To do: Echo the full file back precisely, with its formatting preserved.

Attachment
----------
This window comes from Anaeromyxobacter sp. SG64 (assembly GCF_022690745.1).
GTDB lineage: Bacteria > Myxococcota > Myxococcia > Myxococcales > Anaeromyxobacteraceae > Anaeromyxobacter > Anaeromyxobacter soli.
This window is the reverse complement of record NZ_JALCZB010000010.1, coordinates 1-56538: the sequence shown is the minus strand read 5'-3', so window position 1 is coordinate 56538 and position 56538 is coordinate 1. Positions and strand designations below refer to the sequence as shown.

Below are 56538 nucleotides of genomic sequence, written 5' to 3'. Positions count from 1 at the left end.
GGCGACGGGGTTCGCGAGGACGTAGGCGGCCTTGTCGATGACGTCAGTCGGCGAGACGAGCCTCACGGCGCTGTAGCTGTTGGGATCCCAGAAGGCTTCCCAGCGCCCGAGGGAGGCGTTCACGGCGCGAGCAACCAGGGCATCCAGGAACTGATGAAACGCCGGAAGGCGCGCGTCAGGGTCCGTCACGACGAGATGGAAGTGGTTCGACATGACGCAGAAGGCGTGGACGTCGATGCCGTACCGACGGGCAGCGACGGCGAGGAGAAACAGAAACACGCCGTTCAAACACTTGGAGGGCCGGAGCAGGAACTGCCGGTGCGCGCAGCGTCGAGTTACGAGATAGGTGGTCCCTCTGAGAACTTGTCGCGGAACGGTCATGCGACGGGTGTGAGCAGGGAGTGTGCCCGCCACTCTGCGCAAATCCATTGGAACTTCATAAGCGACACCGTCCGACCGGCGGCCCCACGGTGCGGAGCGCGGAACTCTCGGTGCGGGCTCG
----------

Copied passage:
This window comes from Anaeromyxobacter sp. SG64 (assembly GCF_022690745.1).
GTDB lineage: Bacteria > Myxococcota > Myxococcia > Myxococcales > Anaeromyxobacteraceae > Anaeromyxobacter > Anaeromyxobacter soli.
This window is the reverse complement of record NZ_JALCZB010000010.1, coordinates 1-56538: the sequence shown is the minus strand read 5'-3', so window position 1 is coordinate 56538 and position 56538 is coordinate 1. Positions and strand designations below refer to the sequence as shown.

Below are 56538 nucleotides of genomic sequence, written 5' to 3'. Positions count from 1 at the left end.
GGCGACGGGGTTCGCGAGGACGTAGGCGGCCTTGTCGATGACGTCAGTCGGCGAGACGAGCCTCACGGCGCTGTAGCTGTTGGGATCCCAGAAGGCTTCCCAGCGCCCGAGGGAGGCGTTCACGGCGCGAGCAACCAGGGCATCCAGGAACTGATGAAACGCCGGAAGGCGCGCGTCAGGGTCCGTCACGACGAGATGGAAGTGGTTCGACATGACGCAGAAGGCGTGGACGTCGATGCCGTACCGACGGGCAGCGACGGCGAGGAGAAACAGAAACACGCCGTTCAAACACTTGGAGGGCCGGAGCAGGAACTGCCGGTGCGCGCAGCGTCGAGTTACGAGATAGGTGGTCCCTCTGAGAACTTGTCGCGGAACGGTCATGCGACGGGTGTGAGCAGGGAGTGTGCCCGCCACTCTGCGCAAATCCATTGGAACTTCATAAGCGACACCGTCCGACCGGCGGCCCCACGGTGCGGAGCGCGGAACTCTCGGTGCGGGCTCG